Vivian in Paper Mario: The Thousand-Year Door is Trans

She is! She always has been!

Image from abadidea on Mastodon, who got it from Nintendo Life

I had heard this fact but wasn’t sure if it was actual lore or fan-canon, a character who had been adopted by the community as trans. But as it turns out she always had been in the original Japanese, and in some localizations. Nintendo of America censored that aspect of the character for the US audience.

It’s funny. Those of us in the US who “consume media” that’s been localized for international audiences sometimes hear of those countries where one aspect or other has been papered over, like making Steven Universe’s Ruby a boy so her and Sapphire’s relationship would play better in countries with more homophobic cultures. Show creator Rebecca Sugar pushed against those localization decisions by, when the characters got married, making sure Ruby was the one in the wedding dress. It’s a decision that may have shortened the show’s run (the last season feels rushed), which reflects poorly on producer and airer Cartoon Network.

We in the US can tut at this, and look down upon those “less enlightened” places. Well, here’s a case where it was done for us, to us. And it’s been remedied in the new release, not a change, but the removal of a change. Vivian isn’t a bit character either, she’s an important part of the story.

Paper Mario: The Thousand-Year Door is the highlight of the Paper Mario series, its gameplay is terrific, and it’s story is hilarious and surprising, much better than a Mario game has any right having. It has many fans, and I’m sure most of them didn’t know either. When they play through this and find out about Vivian, I think it’s going to spark a number of conversations. It may also spark a few realizations.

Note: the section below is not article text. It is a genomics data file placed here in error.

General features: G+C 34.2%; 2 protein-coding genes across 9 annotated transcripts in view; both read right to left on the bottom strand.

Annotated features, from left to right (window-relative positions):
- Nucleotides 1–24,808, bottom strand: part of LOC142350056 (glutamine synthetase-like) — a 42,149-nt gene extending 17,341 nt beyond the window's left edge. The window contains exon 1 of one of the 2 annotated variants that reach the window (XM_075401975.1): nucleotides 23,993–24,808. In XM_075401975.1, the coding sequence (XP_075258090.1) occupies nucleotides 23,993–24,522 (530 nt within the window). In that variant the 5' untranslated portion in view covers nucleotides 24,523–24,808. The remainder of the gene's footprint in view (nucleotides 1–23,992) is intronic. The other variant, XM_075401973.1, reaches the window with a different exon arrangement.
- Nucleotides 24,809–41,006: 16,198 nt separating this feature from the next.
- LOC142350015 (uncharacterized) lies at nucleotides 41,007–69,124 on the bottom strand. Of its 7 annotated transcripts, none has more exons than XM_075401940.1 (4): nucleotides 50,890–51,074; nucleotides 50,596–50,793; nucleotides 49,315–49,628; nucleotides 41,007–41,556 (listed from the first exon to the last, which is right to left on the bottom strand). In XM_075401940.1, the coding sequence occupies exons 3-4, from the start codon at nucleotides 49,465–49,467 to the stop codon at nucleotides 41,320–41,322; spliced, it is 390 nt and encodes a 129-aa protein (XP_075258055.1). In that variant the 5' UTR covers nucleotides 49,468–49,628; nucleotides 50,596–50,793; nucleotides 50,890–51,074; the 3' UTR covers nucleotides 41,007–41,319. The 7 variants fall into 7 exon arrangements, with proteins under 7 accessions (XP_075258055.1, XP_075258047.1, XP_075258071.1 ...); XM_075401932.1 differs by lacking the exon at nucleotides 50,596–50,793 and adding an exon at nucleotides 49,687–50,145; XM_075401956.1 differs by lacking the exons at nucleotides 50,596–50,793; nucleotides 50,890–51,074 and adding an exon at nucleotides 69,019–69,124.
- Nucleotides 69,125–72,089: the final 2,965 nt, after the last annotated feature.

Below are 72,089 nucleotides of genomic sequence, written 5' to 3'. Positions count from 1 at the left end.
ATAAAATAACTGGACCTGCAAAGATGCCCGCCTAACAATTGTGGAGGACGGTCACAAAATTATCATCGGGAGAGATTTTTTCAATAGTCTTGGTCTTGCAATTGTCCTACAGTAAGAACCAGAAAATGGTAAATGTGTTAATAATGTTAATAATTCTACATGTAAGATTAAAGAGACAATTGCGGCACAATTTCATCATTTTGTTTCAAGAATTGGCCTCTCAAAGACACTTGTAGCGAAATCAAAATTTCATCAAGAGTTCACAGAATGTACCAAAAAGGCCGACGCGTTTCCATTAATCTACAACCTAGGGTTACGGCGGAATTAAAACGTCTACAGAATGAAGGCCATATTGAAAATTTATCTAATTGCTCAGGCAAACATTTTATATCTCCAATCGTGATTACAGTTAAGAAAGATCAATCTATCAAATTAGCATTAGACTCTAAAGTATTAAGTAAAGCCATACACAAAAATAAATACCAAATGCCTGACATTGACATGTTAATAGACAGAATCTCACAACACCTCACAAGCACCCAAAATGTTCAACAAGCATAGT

Paper Mario: Thousand Year Door Obscurities

It’s been some time since we had one of these obsessive quirk videos. I’d been feeling a bit self-conscious about using them a lot I suppose, plus none of them struck my brain the right way. Well, here’s one that’s pretty good, from Youtuber Bringles (21 minutes):

I won’t like this will be mostly interesting to people who are familiar with the game, but I should explain a few things in case you aren’t but still want to watch.

A “superguard” is a special mechanic in TYD. After the concept was pioneered with Super Mario RPG, the first Paper Mario also included a timed reaction move, often a button press, you can do in response to enemy attacks to reduce damage. But singe the first two Paper Mario games purposely keep their battle numbers pretty low, with most attacks doing single digit damage, sometimes even just one or two points, any reduction to that ends up being significant.

Those moves are called guards. Thousand Year Door goes a step further, with superguards. If your reactive button press happens within a three frame window of the attack’s impact, your character will often take no damage. That’s really strong, which is why both the frame window is so slight and way some enemies play cagey timing games with their attacks to try to trick you into guarding early or late.

One of the things the video reveals is that, in Western releases of the game, nearly every non-item attack in the game can be superguarded. The Japanese version, which was released first, has a lot more attacks that can’t be superguarded, making this a mechanic that was un-nerfed.